Amie recommends:

Survivor Song by Paul Tremblay

I HATE ZOMBIES! So, what happens when you’re pregnant and becoming a zombie? Can the baby be saved? This story’s mutated-rabies-strain makes a zombie apocalypse seem plausible. The science is spot-on and the ride is furious. Worth it, even if you hate zombies.



The Cured (DVD)

I HATE ZOMBIES! But this was a thought-provoking film about what happens when you cure zombies, if you even do. Just the right amount of scary if you watch it during the day.



County Librarian Deb Fader Samson recommends:

Through A Dog’s Ear by Joshua Leeds (available on Hoopla)

Joshua Leeds produced the psychoacoustically designed classical music that reduces anxiety behaviors twice as effectively as regular classical music because it is slowed down and tuned to a dog’s nervous system. The pianist is Lisa Spector.

Tempest by Jesse Cook (available on Hoopla)

He’s a brilliant flamenco guitarist and his music has both Spanish and Middle Eastern sounds. It will make you happy and want to dance.

August 2021 Picks

County Librarian Deb Fader Samson recommends:

Klara and the Sun by Kazuo Ishiguro

This Sci-Fi, but not book is about a robot AF, Artificial Friend, named Klara that is solar powered and believes the Sun to be a God capable of saving her human companion from a terrible unnamed illness. Klara is simple and kind and sees the goodness in others. She is a very keen observer and is insightful about what motivates others. The book deals with what makes up an identity and is really haunting. It’s a beautiful story.


As I Lay Dying (DVD) (also available on Hoopla)

I loved the 2013 movie As I Lay Dying directed by James Franco. It is based on the classic William Faulkner novel, but unless you love Faulkner and/or are familiar with the novel, it may just seem strange and sad.


Sarah Morse, teen volunteer, recommends:

They Both Die at the End by Adam Silvera

They Both Die At The End by Adam Silvera is a young adult book about people who get phone calls saying they are going to die sometime in that day. They usually receive the call around midnight and the caller suggests that the person lives their life to the fullest. They can die from any reason and there is no way to stop it. It could be a burning house, if you choose to stay home and try to prevent it. You could be attacked by squirrels. Anything can happen.

You may be lucky and receive the call when you’re eighty years old or it could be a mother receiving the call and getting warned that her newborn daughter is going to die that way. For Mateo and Rufus, the call was received during their late teenage years. They are complete strangers with very different lives. Mateo lives alone, his father in the hospital in a coma. He’s more of an introvert with a few close friends. As for Rufus, both of his parents died in a car crash when he was younger. He lives in foster care and is pretty carefree.

The two strangers meet through an app that pairs people with each other. There are so many things they think about doing. So many people to say goodbye to. The only problem is they don’t know how much time they have. What will they do to have an amazing last day? This is a great book that keeps you wanting to learn more. You get to know each of the characters like they’re your best friends. I strongly suggest reading this amazing book by Adam Silvera.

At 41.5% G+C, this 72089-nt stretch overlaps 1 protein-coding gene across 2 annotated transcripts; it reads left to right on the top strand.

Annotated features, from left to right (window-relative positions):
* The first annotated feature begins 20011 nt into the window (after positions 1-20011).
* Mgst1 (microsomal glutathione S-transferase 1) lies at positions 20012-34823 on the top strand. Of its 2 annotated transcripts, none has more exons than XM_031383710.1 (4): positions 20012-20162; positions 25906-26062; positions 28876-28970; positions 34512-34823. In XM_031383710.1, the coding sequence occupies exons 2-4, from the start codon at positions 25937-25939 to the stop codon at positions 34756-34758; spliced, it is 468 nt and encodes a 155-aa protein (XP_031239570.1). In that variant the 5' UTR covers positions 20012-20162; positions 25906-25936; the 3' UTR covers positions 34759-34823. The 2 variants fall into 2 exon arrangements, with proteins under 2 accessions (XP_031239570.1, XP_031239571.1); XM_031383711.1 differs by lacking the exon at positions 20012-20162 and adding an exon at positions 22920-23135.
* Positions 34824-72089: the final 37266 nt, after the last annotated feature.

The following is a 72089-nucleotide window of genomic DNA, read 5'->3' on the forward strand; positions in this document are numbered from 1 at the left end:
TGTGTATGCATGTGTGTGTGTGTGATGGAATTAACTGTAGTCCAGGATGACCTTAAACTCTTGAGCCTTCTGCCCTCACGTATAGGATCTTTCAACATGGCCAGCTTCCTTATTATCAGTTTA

Jennifer recommends:

Madison Huntington rejects her family’s wealth and power. But living on a teacher’s salary is eye-opening for her. In order to get off of her friend’s couch, Madison accepts a position as a “roommaid”: she gets free room and board in exchange for cleaning her new roommate’s penthouse and keeping his dog company. There’s one catch: Madison has never cleaned in her life. Madison’s new roommate is Tyler Roth, a financial advisor who runs in the same social circles as Madison’s parents, but to Tyler, Madison is just a teacher who needs a place to live. Nothing can go wrong, right? I’d recommend this book to anyone who enjoys romantic comedies.

Peggy recommends:

We Begin at the End by Chris Whitaker

This was the first book I read after Where the Crawdads Sing that I couldn’t put down. We Begin at the End is a mystery but that’s the least important aspect of this book. This is a well-written character-driven novel about love, loss, friendship, revenge, family and forgiveness. I HIGHLY recommend this book. PS grab some tissues

Kim recommends:

Evil Librarian by Michelle Knudsen is a hilarious Young Adult horror novel.  Heroine Cynthia “Cyn” Rothschild’s biggest problem at the beginning of the book seems to be how to deal with her crush on classmate Ryan, but soon her best friend Annie’s crush on Mr. Gabriel, the new school librarian, is causing all sorts of problems, especially since he turns out to be a demon!  Cyn’s first-person narration is snarky, sweet, clever, brave, down-to-earth, and pop-culture savvy.  (She’s the lead tech person for the school’s production of Sweeney Todd, which everyone, especially the demons, is eagerly anticipating.)  What I especially loved about this book, besides Cyn’s voice, was that it turned YA cliches on their heads and kept throwing in surprising plot twists.  Not too gory, but with suggestive content (although no more than kissing actually happens) and a few swear words, so I’d recommend this to high-schoolers and adults who enjoy YA fiction that’s not the same-old same-old.

Ren recommends: